5. Regina Honu, Soronko Academy

I met Regina at a Global Shapers event in Accra in 2013. In June that year, I sent a photographer to KNUST because she was hosting a coding workshop for high school students. News of high school girls learning to write Javascript, I wanted to feature in GoWoman Magazine. Some 40 girls attended the first Tech Needs Girls event that Regina hosted. Her passion for making tech accessible and inclusive was why she walked away from a job in the IT department of a local bank. As the MD of the newly founded Soronko Solutions, Regina could develop applications for clients and pass on tech skills to the next generation of Ghana’s women in tech. Fast forward to December 2018, and I’m in Johannesburg for a Gates Foundation Goalkeepers conference. Who walks on stage to talk about making tech, coding, and digital skills accessible to girls and women? Regina! She now runs an academy with 10,000 girls, women, and youth trained with tech and digital skills from that first Tech Needs Girls workshop in Kumasi. She is globally respected and sought-after for her insights on tech and inclusion. 

Here are five social impact founders doing amazing work in Sierra Leone whose organizations deserve your support this year.

Over the past decade, Sierra Leonean women have emerged with innovative solutions for local challenges. For this International Women’s Day we must #breakthebias not just as it relates to gender but also the bias that prevents organizations led and founded by women from the global South from accessing the resources they need to scale their impact. 

6. Peagie Foday, PW Scholarship Fund 

Peagie Foday, Founder, Peagie Woobay Scholarship Fund

Peagie has spent the past decade destigmatizing teen pregnancy in Sierra Leone. Through her foundation, she has provided hundreds of scholarships for girls who would otherwise become dropouts after giving birth. Beyond that, she runs several daycare centers for children of teen moms so that these vulnerable teens have safe places to leave their kids when they go back to school. On the one hand, she is responsible for re-enrolling teenage moms in school and making child care and early learning available to their children. I mean what more can I say but bow! 

7. Yakama Manty Jones, Yak Jones Foundation

Yakama Jones, Founder, Yak Jones Foundation

Yakama collects used paper from local businesses so kindergarteners in Sierra Leone will have access to notebooks. For the past six years, she has created and donated mini-libraries to schools educating children from low-resource communities. In schools that don’t have the resources but where there is a need she provides them with reading coaches to help early learners get a head start developing their literacy skills.  In many cases, the picture books she donates are the first copies of books that the recipients have ever known. She isn’t just donating books, she is making sure kids can read them.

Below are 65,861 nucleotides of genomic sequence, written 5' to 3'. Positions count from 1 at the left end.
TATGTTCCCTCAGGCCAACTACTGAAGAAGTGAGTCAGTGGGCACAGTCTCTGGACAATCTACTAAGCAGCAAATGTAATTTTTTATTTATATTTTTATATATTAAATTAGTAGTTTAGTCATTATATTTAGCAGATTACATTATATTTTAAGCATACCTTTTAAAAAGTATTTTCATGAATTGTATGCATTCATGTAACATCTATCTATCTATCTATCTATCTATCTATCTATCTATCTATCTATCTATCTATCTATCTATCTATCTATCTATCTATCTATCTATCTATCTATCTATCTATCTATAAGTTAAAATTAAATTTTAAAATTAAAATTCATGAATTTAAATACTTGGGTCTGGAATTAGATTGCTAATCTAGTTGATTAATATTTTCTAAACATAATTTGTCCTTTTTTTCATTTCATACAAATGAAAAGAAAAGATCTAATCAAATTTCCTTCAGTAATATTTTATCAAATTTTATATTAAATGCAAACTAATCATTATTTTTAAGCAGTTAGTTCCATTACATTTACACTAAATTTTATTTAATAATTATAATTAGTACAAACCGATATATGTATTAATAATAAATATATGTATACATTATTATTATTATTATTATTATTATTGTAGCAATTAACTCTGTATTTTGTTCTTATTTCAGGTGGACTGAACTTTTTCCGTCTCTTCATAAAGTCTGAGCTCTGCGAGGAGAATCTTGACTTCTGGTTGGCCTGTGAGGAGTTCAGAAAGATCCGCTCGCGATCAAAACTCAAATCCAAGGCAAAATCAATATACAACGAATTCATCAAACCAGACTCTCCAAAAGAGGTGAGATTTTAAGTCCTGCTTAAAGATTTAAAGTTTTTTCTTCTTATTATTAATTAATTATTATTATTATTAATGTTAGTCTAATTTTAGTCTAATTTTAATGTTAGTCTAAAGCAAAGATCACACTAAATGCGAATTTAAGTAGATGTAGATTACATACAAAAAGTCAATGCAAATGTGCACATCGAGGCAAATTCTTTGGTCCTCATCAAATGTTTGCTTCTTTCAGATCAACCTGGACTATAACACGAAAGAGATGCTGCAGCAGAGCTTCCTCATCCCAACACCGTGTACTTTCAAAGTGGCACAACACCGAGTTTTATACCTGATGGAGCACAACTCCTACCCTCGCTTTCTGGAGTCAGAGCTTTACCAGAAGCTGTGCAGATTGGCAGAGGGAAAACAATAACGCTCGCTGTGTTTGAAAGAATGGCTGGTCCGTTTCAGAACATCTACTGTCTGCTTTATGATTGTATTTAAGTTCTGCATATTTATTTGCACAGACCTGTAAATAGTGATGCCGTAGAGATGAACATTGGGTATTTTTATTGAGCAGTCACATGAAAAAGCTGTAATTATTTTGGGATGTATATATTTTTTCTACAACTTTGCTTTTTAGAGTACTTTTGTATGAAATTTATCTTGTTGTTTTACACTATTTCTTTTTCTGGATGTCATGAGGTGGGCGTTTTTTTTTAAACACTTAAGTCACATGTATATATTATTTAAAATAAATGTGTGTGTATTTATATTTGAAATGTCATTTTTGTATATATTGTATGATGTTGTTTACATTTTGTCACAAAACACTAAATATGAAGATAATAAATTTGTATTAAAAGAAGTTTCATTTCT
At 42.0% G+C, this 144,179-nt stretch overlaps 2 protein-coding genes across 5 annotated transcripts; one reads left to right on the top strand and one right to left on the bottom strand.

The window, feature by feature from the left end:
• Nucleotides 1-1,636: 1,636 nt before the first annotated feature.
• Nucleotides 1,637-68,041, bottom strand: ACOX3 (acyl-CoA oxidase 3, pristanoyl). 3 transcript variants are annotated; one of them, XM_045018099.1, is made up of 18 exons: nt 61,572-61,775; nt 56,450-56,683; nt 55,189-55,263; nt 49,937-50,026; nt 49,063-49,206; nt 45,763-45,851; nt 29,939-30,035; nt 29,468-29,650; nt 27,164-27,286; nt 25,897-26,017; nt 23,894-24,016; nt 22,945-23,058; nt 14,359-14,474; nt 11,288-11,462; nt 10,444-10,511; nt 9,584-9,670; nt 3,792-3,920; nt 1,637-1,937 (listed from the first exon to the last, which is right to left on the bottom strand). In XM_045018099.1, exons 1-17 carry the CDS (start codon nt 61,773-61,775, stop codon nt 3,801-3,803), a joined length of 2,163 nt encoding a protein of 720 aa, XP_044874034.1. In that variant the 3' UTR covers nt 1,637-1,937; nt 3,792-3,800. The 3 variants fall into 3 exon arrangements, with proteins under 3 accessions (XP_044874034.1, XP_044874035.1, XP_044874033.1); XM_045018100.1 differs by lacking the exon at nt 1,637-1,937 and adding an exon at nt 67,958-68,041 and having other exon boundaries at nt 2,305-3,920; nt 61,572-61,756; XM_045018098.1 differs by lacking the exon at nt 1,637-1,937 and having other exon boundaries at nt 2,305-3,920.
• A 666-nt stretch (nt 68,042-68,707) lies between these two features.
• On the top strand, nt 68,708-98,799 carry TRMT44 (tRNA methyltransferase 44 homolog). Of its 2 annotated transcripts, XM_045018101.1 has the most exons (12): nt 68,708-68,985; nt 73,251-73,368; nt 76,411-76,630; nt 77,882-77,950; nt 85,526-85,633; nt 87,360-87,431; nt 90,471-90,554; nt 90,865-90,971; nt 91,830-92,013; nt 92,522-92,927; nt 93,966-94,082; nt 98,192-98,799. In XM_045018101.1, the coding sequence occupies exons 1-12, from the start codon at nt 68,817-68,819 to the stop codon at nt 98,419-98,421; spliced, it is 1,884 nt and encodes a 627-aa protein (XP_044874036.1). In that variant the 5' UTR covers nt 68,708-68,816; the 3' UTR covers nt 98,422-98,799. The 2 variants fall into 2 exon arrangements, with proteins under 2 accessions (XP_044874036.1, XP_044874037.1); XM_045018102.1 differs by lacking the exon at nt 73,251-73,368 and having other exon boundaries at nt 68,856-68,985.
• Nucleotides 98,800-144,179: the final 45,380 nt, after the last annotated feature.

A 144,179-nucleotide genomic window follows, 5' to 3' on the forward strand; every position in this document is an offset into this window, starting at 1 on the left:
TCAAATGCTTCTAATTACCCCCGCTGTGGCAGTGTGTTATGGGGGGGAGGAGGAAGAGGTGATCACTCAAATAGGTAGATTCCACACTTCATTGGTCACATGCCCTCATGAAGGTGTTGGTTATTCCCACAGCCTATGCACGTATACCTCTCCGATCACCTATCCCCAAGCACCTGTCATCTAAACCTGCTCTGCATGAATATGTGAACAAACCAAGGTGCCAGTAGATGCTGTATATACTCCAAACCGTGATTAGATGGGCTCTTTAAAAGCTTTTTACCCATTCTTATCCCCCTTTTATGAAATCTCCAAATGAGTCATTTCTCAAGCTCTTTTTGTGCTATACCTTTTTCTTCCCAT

8. Janice Williams, Sudu

Janice Williams, Founder, Sudu

Janice saw Sierra Leone’s broken informal foster system that makes it easy for child trafficking and abuse and said not on my watch. She finds safe families willing to foster children. Before she places a child with a family they are vetted both with a medical exam, and they must provide recommendations. Once her org places children with the families they conduct spot checks too. They also make sure each family gets child support. No child placed with a foster family has ever been harmed or run away. Janice is on a mission to protect orphans and safeguard orphans. 

9. Mariama Kamara, Smiling Through Light

Mariama Kamara, Founder, Smiling Through Light

Mariama saw how rural traders struggled to trade at night and decided that they needed access to clean sustainable energy. She makes it possible for women to leave dangerous kerosene tin lamps for solar lamps. Her startup sells solar lamps to market women on credit allowing them to lease and later own. Not just that, she has also created clean energy jobs for women and youth. When she is not at the frontlines with her team engaging traditional community leaders about the benefits of solar, she is advocating for energy access for rural women on global platforms. 

10. Bidemi Carrol, The Learning Foundation

Bidemi Carrol, Co-Founder, The Learning Foundation

Bidemi is on a mission to change learning outcomes in Sierra Leone by providing teachers with the skills they need to support early learners from the first to third grade. Through training of trainers her org coaches teachers in proven techniques to help children learn to read. They use bottle stoppers, books, phonemes, alliteration, whatever allows teachers who love to teach to get better at it. She is also equipping and building libraries in schools and communities to create safe dedicated spaces for learning and exploration. In the libraries supported by her org, 70% of students have borrowed a book or accessed a learning resource.


If you’ve read this far thank you! Happy International Women’s Day! The best way to empower, and celebrate these women (and everything else this day is supposed to achieve) is to support the things that matter to them. Do business with them, amplify them, and when necessary mobilize resources for them.